Hualien Election: You vows to keep up the fight

NEVER SURRENDER: The DPP candidate says that he will always remain committed to Hualien, but some believe he was sunk by a strategy that couldn't win

By Chang Yun-Ping  /  STAFF REPORTER , IN HUALIEN

Sun, Aug 03, 2003 - Page 3

DPP candidate You Ying-lung (游盈隆) yesterday had to face his third straight loss in Hualien County commissioner elections

When conceding defeat to KMT-PFP alliance candidate Hsieh Shen-shan (謝深山), You said he remained determined that he would never forsake his love for Hualien and would continue working to give the county a better future.

As well as the commissioner elections, You also lost in a bid to become a legislator in the county.

"I have run in elections for a fourth time in Hualien, but my lofty aspirations were unrealized. However, I never regret that I've fought this battle and I will keep working for Hualien forever," You said.

Analyzing his defeat, You said, "The only thing I regret is that we failed to win the support of Hualien residents in our appeals to establish better public policy for Hualien."

"What I feel most sorry about is that our campaign ... was unable to surmount the barrier of ideological differences," You said.

You yesterday reassured his supporters that he would never abandon his aspirations to serve Hualien and that his future career would be dedicated to the county.

"Former British prime minister Winston Churchill once said, `As the tavern closes, I would leave,' but this is not the case for me. I will never stop trying for Hualien," You said.

DPP Legislator Lu Po-chi (盧博基), director-general of You's campaign team, yesterday denounced what he said were the vote-buying practices of the KMT.

"The DPP's White Paper for Hualien's development couldn't beat the vote-buying attempts aimed at Hualien people," Lu said.

DPP Secretary-General Chang Chun-hsiung (張俊雄) yesterday reiterated that this election was never a precursor to the next presidential election and condemned the opposition parties for undermining the independence of the local election by portraying it as a preliminary skirmish in next year's presidential poll.

Crowds of supporters yesterday gathered at You's campaign office, some weeping and others shouting words of encouragement for You.

With tears in eyes, a supporter of You said, "We really want someone young, capable and well-educated to lead Hualien for a change. All the KMT could offer was a bunch of flunkies."

A poster prepared in advance at You's campaign office to congratulate him on his victory was quietly put away after the count showed that You had lost the race.

Analyzing You's defeat, his local supporters suggested that the campaign strategies of the party's leadership did not fit the real situation in the county.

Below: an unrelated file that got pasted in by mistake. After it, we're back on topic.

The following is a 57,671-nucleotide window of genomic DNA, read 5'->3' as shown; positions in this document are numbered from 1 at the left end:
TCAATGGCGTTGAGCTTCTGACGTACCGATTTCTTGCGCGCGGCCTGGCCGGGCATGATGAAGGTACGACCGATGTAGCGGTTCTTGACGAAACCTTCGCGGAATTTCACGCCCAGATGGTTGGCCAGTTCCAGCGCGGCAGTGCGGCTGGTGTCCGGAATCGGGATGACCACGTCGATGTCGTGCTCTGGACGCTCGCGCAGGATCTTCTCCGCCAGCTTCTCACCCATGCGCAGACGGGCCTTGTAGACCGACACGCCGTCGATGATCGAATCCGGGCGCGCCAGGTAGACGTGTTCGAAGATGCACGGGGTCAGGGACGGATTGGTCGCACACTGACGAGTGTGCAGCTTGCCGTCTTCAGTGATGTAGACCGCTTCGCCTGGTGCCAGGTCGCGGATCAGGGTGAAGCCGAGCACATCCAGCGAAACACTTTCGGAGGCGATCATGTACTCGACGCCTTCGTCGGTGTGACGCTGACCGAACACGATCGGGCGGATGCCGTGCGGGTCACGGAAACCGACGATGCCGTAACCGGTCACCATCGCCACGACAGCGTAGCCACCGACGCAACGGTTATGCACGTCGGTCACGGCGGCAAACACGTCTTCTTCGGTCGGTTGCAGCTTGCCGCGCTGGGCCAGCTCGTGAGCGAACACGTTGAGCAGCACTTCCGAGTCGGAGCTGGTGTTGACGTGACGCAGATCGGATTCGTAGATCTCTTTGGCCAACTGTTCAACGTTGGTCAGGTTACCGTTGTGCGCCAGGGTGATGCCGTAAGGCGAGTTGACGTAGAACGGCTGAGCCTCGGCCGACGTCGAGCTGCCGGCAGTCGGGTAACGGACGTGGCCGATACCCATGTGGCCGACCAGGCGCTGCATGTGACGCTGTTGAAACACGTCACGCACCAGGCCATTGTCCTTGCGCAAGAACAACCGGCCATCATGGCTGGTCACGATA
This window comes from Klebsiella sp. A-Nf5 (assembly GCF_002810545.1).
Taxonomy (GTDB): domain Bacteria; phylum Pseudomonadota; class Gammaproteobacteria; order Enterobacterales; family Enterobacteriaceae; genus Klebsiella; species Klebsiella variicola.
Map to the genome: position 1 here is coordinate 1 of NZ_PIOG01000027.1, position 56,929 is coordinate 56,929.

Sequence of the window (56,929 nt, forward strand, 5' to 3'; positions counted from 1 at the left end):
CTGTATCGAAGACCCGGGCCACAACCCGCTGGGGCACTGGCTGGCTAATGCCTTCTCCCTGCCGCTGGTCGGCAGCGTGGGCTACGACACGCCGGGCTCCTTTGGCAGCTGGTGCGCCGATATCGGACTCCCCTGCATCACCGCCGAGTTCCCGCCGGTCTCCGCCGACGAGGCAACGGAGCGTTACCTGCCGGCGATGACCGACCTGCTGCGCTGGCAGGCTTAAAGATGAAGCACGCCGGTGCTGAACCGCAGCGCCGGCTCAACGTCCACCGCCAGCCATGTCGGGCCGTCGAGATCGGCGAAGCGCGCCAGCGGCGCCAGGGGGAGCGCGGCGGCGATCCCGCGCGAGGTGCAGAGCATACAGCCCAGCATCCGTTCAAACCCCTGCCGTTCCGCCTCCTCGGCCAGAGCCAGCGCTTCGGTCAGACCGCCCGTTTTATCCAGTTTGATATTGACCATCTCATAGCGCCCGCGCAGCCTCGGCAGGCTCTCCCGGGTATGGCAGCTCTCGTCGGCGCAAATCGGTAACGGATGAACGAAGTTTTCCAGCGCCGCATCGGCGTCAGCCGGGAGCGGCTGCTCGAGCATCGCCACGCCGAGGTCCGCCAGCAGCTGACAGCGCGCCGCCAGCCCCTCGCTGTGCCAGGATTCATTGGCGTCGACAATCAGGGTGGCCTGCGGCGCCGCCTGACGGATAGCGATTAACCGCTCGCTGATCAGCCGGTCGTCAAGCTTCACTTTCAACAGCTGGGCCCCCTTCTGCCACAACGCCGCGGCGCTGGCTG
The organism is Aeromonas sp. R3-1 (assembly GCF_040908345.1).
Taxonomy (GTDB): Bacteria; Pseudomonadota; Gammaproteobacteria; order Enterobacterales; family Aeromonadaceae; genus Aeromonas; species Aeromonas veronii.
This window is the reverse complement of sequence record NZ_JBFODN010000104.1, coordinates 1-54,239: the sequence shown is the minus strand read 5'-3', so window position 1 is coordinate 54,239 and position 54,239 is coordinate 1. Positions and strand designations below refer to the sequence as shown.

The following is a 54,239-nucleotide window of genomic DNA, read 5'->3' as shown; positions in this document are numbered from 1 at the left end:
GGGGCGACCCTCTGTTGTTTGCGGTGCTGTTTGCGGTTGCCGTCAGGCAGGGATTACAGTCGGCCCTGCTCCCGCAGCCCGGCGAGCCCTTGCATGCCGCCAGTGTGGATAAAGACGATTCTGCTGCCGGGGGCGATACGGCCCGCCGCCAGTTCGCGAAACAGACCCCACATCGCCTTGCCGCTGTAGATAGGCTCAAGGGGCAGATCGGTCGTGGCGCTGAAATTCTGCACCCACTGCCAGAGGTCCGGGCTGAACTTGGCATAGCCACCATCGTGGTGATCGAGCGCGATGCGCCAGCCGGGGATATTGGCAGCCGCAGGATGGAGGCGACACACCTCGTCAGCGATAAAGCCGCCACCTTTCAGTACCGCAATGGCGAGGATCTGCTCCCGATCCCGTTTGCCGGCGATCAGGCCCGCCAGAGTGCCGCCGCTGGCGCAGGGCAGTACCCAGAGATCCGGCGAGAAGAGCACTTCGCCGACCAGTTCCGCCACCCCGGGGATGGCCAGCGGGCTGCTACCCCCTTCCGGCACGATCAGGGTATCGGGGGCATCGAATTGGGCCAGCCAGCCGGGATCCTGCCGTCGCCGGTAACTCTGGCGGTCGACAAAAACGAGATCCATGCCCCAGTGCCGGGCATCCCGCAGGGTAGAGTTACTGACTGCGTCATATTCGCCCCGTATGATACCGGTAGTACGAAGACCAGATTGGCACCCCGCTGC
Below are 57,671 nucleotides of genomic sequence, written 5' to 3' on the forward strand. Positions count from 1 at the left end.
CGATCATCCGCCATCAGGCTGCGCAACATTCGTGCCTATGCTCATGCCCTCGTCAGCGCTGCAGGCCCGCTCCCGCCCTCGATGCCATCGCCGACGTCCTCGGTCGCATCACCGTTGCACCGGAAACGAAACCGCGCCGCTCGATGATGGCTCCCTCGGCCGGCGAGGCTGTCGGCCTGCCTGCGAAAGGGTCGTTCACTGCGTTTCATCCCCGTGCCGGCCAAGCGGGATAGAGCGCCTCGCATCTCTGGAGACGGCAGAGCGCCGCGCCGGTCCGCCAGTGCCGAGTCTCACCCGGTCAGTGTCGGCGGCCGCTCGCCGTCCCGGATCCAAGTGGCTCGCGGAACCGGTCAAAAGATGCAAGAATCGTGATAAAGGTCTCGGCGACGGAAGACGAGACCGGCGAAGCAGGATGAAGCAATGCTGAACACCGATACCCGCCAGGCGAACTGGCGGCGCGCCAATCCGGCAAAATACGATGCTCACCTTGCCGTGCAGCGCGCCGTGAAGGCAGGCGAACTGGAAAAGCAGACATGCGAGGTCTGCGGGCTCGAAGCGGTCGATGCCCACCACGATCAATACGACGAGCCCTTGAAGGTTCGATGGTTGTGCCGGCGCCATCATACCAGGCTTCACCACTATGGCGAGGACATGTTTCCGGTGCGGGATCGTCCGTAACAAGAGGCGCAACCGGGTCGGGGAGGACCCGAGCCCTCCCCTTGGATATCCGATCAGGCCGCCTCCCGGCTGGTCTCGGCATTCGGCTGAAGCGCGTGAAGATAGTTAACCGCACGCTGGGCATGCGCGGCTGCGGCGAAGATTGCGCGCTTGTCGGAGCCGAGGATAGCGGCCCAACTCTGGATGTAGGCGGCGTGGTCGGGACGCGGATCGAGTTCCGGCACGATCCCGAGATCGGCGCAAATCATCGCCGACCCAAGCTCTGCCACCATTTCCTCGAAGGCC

"Apparently the strategy for Hsieh to urge voters to vote against independent candidate Wu Kuo-tung worked, which means we didn't do enough to prevent this situation from happening," a You campaign worker said yesterday.

"To prevent a `dump Wu and save Hsieh' effect from happening, we should have avoided attacking Wu. However, the early stage of our propaganda attacked Wu, which proved to have the opposite effect, as some people gave up supporting the DPP," the worker, who wanted to remain anonymous, said.

The unprecedented intense electoral atmosphere and the three-way tussle between the main candidates in the election left many Hualien people with mixed feelings.

A Hualien-based lawyer, Cheng Tai-yuan (曾泰源), said the election itself was good for Hualien in terms of boosting the county's profile as well as revitalizing its key tourist industry, which had suffered as a result of the SARS outbreak in April and May.

"The attention from the media and big-gun politicians nationwide has made Hualien an extremely popular place after SARS damaged Hualien's tourism business. Campaigners from outside Hualien also contributed to the rebound in the tourism industry," Tseng said.

Tseng also denied media reports that Hualien residents were lukewarm about the vote.

"It's not necessarily true when observers said that outsiders were more zealous about the election than locals. The close attention from across the country made Hualien people realize it's the moment of truth for Hualien people to ask for a better future," Tseng said.

"As the by-election brought an overwhelming number of party officials to Hualien, officials could see clearly what Hualien really needs to develop," said Tseng, who has lived in Hualien for 10 years. "The campaign process was a comprehensive examination of Hualien's developments.

"No matter who won the election, I believe it's the biggest turning point for Hualien in the past 50 years," the lawyer said.

Commenting on Hsieh's victory last night, Tseng said "It's an omen for the DPP to pay attention to the upcoming presidential election."

However, some people regarded the excessive attention on the by-election as unnecessary and fake. They suggested the heavyweight politicians who made frequent visits to the county were not sincere in their concern for Hualien.

"On Friday night, one day before Saturday's poll, the streets were packed to the rafters in downtown Hualien. But on Saturday morning, it was deadly quiet. All these politicians who claimed to care about Hualien left. Is this what they meant by truly caring for Hualien?" said Yang Shou-chuan (楊守全), publisher of The East Coast Commentary (東海岸評論).